Oh my gosh. A letter I received said an option to consider is hire an entertainment law firm. If you’re a producer that has employment contracts in place drafted after 2020, you could potentially be subjected to tax penalties and lawsuits by both city and state of California. Does this mean that even if you have contracts in place, you could be fined if you were paid wrong?

Yes. When the courts look at a contract, if the contract says this is a contract for the sale of a duck, but it’s obvious what you bought instead was the chicken. The court’s not going to be fooled. you know? So, if you say this person is an independent contractor just because the contract says this person is an independent contractor, then it doesn’t make right.

If they should have been an employee, the contract’s not going to fool anyone. I’m not sure most independent filmmakers need to hire an entertainment law firm specifically for this. I would say hire a payroll company.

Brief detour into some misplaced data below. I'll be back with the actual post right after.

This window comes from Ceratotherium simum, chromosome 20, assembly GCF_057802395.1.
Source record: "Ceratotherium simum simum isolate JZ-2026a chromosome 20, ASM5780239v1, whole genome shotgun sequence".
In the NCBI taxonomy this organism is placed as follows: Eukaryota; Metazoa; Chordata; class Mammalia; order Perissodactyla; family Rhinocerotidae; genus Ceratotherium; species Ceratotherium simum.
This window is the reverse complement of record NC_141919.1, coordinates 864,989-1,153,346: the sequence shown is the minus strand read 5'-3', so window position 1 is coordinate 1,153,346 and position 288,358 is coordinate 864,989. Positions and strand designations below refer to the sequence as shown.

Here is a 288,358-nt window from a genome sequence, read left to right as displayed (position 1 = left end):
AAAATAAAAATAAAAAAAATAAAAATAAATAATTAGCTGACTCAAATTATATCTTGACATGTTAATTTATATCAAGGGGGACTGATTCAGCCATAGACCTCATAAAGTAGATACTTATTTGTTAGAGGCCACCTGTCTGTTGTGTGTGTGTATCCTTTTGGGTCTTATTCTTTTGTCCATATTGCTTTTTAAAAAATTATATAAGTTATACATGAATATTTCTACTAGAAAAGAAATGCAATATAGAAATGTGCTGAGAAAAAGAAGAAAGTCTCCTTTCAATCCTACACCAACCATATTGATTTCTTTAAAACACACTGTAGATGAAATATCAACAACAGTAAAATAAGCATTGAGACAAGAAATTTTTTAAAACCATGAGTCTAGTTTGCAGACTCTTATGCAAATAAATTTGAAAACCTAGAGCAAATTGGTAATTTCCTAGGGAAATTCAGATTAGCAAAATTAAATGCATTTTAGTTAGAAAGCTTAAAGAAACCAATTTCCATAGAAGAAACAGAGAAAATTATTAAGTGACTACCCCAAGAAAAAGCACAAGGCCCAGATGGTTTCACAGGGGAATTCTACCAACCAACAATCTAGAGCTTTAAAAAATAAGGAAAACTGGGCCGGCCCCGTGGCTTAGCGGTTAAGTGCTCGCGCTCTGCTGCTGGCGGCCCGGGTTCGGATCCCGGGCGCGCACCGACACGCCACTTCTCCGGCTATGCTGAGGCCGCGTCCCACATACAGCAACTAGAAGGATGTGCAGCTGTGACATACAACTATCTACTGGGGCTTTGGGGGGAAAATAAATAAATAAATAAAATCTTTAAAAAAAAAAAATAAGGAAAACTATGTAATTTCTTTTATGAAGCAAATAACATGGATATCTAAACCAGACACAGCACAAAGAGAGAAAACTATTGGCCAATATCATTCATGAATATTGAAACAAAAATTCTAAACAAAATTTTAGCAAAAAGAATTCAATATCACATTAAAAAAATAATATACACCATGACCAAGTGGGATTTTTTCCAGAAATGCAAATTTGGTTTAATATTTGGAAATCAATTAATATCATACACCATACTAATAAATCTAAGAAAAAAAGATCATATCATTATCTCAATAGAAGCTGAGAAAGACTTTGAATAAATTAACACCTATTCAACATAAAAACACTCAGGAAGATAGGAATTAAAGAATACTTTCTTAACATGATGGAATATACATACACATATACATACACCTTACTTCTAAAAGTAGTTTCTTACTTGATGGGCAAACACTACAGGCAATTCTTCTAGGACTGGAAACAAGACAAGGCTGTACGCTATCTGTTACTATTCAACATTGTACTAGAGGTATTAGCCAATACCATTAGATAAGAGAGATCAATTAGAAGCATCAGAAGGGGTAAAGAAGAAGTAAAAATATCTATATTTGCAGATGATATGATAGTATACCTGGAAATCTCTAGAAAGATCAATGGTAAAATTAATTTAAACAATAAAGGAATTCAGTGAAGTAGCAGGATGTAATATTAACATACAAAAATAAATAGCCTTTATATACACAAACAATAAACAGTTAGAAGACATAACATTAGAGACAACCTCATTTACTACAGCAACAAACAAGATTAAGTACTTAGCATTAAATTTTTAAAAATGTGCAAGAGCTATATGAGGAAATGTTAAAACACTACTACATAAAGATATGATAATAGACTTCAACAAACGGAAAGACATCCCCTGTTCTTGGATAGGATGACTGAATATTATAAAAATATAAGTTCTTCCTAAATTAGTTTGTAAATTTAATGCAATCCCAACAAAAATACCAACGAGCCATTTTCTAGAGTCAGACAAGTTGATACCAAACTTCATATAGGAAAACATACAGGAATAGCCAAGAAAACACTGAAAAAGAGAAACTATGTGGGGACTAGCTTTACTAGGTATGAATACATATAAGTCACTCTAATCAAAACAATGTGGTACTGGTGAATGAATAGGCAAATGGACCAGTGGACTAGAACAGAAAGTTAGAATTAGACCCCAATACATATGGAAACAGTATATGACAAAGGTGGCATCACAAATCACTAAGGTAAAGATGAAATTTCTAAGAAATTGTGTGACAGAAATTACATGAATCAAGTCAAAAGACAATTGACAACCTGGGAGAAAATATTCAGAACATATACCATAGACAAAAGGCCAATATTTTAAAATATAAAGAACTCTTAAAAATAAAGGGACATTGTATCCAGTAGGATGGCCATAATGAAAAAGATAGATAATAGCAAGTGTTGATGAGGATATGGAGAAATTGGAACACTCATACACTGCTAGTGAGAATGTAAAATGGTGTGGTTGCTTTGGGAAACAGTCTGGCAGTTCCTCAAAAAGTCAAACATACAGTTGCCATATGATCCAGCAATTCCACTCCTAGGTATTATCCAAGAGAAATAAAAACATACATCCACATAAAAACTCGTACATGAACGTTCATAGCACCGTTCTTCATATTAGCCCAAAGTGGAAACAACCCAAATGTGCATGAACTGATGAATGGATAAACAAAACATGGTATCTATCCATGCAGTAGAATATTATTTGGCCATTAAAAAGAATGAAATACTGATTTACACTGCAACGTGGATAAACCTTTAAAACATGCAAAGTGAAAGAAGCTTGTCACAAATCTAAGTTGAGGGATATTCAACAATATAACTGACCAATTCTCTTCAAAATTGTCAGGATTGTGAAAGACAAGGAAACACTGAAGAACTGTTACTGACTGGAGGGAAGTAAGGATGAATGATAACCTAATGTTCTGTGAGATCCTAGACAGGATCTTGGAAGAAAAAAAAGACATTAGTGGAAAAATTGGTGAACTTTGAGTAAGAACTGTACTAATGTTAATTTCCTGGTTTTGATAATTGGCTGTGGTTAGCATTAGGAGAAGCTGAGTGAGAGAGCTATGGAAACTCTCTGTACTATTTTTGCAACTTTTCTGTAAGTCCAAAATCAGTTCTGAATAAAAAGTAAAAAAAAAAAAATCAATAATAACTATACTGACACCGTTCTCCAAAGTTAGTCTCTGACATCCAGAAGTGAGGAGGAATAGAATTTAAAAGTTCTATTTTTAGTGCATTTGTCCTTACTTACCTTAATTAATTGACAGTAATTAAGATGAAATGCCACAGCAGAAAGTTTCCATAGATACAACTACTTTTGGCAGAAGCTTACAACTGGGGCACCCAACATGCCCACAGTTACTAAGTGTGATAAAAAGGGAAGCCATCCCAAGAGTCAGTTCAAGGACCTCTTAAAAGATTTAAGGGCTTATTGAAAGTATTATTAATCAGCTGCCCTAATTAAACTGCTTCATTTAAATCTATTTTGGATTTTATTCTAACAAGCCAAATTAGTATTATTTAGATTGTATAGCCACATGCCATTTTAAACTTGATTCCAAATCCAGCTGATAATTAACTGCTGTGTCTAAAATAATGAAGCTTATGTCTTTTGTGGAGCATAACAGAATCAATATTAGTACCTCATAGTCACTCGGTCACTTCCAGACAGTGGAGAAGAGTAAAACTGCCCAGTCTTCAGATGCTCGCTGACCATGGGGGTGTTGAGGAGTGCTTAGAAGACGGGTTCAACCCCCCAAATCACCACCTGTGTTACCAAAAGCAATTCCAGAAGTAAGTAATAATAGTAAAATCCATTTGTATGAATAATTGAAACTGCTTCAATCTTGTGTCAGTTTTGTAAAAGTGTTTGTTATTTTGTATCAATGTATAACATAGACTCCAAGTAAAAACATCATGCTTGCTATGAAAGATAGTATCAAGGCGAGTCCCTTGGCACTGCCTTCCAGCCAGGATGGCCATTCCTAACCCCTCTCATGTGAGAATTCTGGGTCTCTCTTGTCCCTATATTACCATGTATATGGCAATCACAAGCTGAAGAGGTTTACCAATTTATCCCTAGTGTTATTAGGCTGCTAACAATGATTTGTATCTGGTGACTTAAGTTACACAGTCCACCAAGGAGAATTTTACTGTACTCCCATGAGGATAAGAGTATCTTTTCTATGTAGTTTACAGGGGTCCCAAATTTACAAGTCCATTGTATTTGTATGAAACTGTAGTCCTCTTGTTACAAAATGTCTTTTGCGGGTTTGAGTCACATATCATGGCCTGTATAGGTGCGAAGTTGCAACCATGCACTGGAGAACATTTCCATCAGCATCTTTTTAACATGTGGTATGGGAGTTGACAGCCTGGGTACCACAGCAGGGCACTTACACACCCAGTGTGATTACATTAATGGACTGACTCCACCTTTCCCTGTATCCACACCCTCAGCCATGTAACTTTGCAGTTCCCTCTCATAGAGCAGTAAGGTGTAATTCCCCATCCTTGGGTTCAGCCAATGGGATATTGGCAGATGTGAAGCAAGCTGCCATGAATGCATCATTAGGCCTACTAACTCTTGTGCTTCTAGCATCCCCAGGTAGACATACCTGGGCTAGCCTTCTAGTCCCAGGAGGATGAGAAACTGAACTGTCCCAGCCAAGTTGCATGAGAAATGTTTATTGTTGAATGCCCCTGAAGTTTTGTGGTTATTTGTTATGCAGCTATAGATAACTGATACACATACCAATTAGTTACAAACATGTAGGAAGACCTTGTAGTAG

If you hire a payroll company, you will probably be okay because this is exactly what the payroll company has expertise in.

If you’re uncertain about what to do, you can hire an attorney. But my guess is that most of the time, if you just had a payroll company that would solve the problem.

 

Carole Dean is president and founder of From the Heart Productions; a 501(c)3 non-The Art of Film Funding Podcastprofit that offers the Roy W. Dean Film Grants and fiscal sponsorship for independent filmmakers. She hosts the weekly podcastThe Art of Film Fundinginterviewing those involved in all aspects of indie film productionShe is also the author of  The Art of Film Funding, 2nd Edition: Alternative Financing Concepts.  See IMDB for producing credits

Where There’s a Will, There’s a Way

February 23rd, 2020

How an invitation to a movie set changed my life and helped spark a revolution in independent filmmaking

by Carole Dean